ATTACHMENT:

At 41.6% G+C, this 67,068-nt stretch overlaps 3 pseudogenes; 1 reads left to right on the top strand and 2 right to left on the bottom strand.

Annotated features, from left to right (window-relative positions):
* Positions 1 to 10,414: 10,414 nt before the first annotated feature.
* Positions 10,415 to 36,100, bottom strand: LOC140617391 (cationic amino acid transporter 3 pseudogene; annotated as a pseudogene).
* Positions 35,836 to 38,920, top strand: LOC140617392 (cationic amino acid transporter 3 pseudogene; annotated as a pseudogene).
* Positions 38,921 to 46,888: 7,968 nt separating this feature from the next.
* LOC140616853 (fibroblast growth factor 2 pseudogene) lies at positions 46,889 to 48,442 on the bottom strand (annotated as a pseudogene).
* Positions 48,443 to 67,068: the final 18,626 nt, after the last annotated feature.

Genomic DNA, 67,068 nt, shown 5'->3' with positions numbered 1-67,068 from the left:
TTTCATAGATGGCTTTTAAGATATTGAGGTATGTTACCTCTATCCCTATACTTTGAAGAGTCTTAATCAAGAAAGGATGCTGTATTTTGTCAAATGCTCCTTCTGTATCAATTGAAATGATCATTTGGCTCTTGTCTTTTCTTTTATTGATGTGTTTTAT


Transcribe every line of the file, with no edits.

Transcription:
At 41.6% G+C, this 67,068-nt stretch overlaps 3 pseudogenes; 1 reads left to right on the top strand and 2 right to left on the bottom strand.

Annotated features, from left to right (window-relative positions):
* Positions 1 to 10,414: 10,414 nt before the first annotated feature.
* Positions 10,415 to 36,100, bottom strand: LOC140617391 (cationic amino acid transporter 3 pseudogene; annotated as a pseudogene).
* Positions 35,836 to 38,920, top strand: LOC140617392 (cationic amino acid transporter 3 pseudogene; annotated as a pseudogene).
* Positions 38,921 to 46,888: 7,968 nt separating this feature from the next.
* LOC140616853 (fibroblast growth factor 2 pseudogene) lies at positions 46,889 to 48,442 on the bottom strand (annotated as a pseudogene).
* Positions 48,443 to 67,068: the final 18,626 nt, after the last annotated feature.

Genomic DNA, 67,068 nt, shown 5'->3' with positions numbered 1-67,068 from the left:
TTTCATAGATGGCTTTTAAGATATTGAGGTATGTTACCTCTATCCCTATACTTTGAAGAGTCTTAATCAAGAAAGGATGCTGTATTTTGTCAAATGCTCCTTCTGTATCAATTGAAATGATCATTTGGCTCTTGTCTTTTCTTTTATTGATGTGTTTTAT